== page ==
Hey, Kourts. It's kool if I kall you that, yeah?
Anyway, you don't know me, and I don't know you, but just for context- I'm a 26 year old girl from Melbourne. I am an Anorexia survivor, I live with depression, and my mission is to help make women feel better about themselves, not worse. I've got to tell you though- you're making it really hard. Not just you, of course. Your diarrhoea-tea promoting sisters also make it difficult, but that's another article I'm sure I'll get to soon.
For now, I want to address Poosh. Your latest endeavour, of which I am not entirely sure the extent you are involved, but I have some issues regardless.
A short scroll of the site reveals articles such as "3 moves to get your body bikini ready", "The sugar escape- ways to cut the carb" and "How to look good naked", which involves advice on how to hide your cellulite. I just... I'm frustrated.
See, the thing is, there are a bunch of us who are trying really hard to break through diet culture and the constant shaming of women's bodies. The message that we are not enough as we are, that sugar is the devil and that having fat on our bodies is something to be ashamed about. As you can imagine, we don't have an audience of over 76 million, so having to constantly combat the type of content put out by brands and companies such as Poosh feels like a little more than just an uphill battle.
Let's look at the "Foods to flatten your belly" article for a second, shall we? By the time i reach the second line- yes, second, I come across this- "we’re here to help get your body looking its best right in time for swimsuit season". NO. Just NO.
Why are we still pushing this narrative that swimsuits belong on a certain body type?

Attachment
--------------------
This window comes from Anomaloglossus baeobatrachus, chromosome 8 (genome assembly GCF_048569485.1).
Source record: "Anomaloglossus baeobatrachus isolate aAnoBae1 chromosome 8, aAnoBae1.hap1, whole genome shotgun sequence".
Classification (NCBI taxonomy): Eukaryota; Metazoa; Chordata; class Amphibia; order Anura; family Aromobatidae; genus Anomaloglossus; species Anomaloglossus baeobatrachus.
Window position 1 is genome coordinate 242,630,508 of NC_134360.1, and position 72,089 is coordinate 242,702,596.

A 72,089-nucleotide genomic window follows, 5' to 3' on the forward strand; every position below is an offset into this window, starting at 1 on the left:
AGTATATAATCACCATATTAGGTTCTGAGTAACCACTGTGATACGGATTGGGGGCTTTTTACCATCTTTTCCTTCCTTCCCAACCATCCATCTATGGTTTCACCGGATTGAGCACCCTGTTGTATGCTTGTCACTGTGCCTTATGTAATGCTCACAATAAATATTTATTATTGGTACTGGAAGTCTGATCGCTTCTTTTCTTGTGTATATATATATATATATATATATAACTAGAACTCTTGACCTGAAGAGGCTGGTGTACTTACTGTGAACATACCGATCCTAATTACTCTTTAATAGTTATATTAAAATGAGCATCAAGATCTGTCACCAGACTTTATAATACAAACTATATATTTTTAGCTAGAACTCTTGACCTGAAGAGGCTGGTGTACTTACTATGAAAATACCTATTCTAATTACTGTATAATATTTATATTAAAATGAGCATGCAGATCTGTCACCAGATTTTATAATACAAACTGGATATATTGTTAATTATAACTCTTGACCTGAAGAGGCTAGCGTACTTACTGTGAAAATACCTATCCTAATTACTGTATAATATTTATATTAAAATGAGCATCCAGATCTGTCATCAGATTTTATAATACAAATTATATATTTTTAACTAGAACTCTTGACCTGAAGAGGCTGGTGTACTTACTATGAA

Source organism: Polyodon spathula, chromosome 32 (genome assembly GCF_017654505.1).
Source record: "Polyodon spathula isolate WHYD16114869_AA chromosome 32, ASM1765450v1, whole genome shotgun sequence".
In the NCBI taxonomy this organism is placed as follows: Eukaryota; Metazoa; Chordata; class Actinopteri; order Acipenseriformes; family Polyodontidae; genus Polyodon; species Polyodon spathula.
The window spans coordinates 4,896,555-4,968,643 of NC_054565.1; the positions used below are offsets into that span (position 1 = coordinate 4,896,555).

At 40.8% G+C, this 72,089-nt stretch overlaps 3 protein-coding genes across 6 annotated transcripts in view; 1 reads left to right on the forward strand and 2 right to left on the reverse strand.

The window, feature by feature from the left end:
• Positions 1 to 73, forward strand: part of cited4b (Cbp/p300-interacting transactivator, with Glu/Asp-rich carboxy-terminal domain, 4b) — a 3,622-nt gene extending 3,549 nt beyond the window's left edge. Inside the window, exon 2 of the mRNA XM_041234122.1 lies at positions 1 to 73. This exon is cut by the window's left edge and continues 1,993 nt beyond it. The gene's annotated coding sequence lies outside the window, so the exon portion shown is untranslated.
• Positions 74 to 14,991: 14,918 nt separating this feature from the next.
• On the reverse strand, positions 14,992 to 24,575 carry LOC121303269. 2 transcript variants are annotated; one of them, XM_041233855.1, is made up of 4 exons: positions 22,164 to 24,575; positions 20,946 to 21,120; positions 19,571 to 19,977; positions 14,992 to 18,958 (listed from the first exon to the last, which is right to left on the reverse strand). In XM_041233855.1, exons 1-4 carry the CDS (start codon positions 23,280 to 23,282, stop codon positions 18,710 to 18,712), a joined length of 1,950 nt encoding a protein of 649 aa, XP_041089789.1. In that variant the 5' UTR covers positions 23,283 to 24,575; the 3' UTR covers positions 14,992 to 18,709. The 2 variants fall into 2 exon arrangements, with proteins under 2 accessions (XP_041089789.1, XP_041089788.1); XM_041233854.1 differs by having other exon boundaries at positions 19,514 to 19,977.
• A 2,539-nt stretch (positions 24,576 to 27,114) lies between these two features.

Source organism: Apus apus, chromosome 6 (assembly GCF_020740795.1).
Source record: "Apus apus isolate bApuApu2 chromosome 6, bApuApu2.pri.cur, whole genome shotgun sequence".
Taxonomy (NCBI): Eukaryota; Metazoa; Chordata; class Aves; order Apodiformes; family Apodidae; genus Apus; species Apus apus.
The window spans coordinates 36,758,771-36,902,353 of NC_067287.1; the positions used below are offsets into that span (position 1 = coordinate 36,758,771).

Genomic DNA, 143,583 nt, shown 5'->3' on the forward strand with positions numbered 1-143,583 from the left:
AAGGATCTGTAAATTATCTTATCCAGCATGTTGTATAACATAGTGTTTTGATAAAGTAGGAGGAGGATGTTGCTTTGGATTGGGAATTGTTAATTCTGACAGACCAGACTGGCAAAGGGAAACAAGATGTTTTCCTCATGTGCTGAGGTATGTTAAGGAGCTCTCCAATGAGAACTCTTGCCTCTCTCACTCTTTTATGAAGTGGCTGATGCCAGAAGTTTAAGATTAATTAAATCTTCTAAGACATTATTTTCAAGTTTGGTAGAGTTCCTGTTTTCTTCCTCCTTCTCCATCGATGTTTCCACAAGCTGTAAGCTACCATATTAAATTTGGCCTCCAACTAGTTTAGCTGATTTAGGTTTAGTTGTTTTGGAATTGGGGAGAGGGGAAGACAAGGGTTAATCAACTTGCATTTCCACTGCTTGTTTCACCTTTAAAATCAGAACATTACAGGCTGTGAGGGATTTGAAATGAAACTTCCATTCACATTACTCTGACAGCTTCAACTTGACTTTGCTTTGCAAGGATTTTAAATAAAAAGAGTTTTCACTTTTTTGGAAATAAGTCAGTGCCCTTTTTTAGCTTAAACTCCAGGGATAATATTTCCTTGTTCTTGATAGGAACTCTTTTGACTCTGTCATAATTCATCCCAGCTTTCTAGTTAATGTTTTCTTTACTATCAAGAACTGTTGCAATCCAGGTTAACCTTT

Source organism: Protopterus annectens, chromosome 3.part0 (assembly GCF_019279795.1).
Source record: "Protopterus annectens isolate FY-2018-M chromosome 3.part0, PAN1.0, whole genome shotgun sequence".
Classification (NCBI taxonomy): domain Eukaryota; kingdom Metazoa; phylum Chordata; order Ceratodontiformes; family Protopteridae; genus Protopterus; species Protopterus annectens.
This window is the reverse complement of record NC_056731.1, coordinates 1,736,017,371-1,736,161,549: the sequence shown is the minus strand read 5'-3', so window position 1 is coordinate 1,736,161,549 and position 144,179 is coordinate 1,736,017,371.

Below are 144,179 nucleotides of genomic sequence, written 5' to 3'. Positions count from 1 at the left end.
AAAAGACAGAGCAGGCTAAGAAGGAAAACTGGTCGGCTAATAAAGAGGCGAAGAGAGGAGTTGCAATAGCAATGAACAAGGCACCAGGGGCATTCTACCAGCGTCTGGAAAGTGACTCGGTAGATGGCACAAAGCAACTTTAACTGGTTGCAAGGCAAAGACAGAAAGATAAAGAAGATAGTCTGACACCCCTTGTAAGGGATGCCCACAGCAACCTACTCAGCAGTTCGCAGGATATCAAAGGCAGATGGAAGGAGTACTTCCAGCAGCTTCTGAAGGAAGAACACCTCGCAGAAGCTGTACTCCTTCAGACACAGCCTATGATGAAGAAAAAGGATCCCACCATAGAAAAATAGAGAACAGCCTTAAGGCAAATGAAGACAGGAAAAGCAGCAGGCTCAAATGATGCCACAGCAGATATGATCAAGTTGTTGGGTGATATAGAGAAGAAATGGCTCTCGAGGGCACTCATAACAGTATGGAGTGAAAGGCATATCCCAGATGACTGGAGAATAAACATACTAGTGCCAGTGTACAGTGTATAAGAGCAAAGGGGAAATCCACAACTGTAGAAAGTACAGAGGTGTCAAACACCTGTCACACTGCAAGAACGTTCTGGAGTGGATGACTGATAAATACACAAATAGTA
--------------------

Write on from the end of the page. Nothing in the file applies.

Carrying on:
What exactly is the point in putting this type of content out into the world? What are you, your branding team, content writers and whoever else is on board trying to achieve?
Cause I'm just going to come out and say it, but Poosh is exactly what we DON'T need in the world. It's exactly what women DON'T need to be reading. And look. I don't blame you entirely, of course not. We are all victims to the unrealistic beauty standards set for women. You especially being in the spotlight, but I'm sure you realise by now that with great influence comes great responsibility. And I can't help but think there are other ways in which you could be using yours. Say, by spreading the message that women don't need abs or a flat stomach to wear a bikini, carbs are not evil and your body is beautiful exactly the way it is, cellulite and all. Can you imagine the impact that might have on the young girls who follow you?
I know you'll never see this. And that's okay. But hopefully someone who needs to might. Someone who, like me, has been plagued by body image issues their whole lives. And hopefully, it gets them a step closer to filtering out the BS. To realising that this constant ideal we are sold is not the key to happiness. No, it may not be reaching 76 million people, but I will continue tell myself it's a start- mainly to prevent banging my head against a wall the next time I come across an article about carbs, flat stomachs and detox teas.